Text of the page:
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    Re: [Fwd: lunars hard to shoot?]
    From: Carl Herzog
    Date: 2000 Sep 11, 11:26 AM

    Michael Wescott wrote:
    > In practice, this is practical on ships and even small boats. Joshua Slocum
    > (the first around alone sailor) seems to have preferred Lunars to keeping his
    > Chronometer on time. The drawbacks are in the difficulties involved with taking
    > three "simultaneous" sights (two altitudes and the angle between them) and in
    > the calculations involved to reduce the sights.
    Actually, you don't need to shoot the altitudes. They are only used to provide
    corrections for reducing the angle between. You can use calculated altitudes and
    work back to the apparent altitudes, which then provides you with corrections you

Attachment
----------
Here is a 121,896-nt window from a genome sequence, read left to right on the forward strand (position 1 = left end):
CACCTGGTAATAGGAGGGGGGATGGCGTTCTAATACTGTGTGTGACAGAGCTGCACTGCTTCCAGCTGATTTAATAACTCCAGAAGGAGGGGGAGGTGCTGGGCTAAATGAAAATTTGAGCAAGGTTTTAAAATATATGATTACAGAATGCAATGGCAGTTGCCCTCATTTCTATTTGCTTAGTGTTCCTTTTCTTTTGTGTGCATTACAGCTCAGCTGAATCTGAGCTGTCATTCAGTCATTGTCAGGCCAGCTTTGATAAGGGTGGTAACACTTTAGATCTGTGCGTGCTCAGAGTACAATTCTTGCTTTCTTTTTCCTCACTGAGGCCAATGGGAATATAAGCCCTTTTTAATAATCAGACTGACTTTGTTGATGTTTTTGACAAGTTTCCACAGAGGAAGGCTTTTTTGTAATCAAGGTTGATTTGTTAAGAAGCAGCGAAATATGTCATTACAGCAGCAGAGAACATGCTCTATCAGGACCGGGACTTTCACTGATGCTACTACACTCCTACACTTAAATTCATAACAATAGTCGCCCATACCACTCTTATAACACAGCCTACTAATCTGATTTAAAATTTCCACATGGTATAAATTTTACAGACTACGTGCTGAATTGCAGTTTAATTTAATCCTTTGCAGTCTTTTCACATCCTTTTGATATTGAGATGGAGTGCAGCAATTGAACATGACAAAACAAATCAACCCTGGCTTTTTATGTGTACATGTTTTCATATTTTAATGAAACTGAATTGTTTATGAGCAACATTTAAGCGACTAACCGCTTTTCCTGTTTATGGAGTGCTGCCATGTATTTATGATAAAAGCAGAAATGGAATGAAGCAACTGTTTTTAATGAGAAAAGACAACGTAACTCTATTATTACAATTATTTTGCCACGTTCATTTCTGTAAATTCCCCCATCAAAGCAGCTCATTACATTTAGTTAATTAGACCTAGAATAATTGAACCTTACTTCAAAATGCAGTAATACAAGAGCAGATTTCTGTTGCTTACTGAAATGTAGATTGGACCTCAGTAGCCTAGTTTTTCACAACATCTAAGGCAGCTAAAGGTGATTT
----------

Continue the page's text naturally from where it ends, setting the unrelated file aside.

need to reduce the sight.
    In addition to making the sight easier, it opens the use of lunar distances to
    situations where you have no horizon available. The Navigation Foundation's
    newsletter had a series of stories about Lewis and Clark using this method.
    As Russell Sher already mentioned, if you want to actually practice these methods,
    check out Bruce Stark's book, "Tables for Clearing the Lunar Distance." It has
    everything you need to do lunar distance sight reductions with a current nautical
    almanac. The process may seem a little tedious at first, but just like doing
    intercept method sight reduction, it gets easier with practice.
    Carl Herzog

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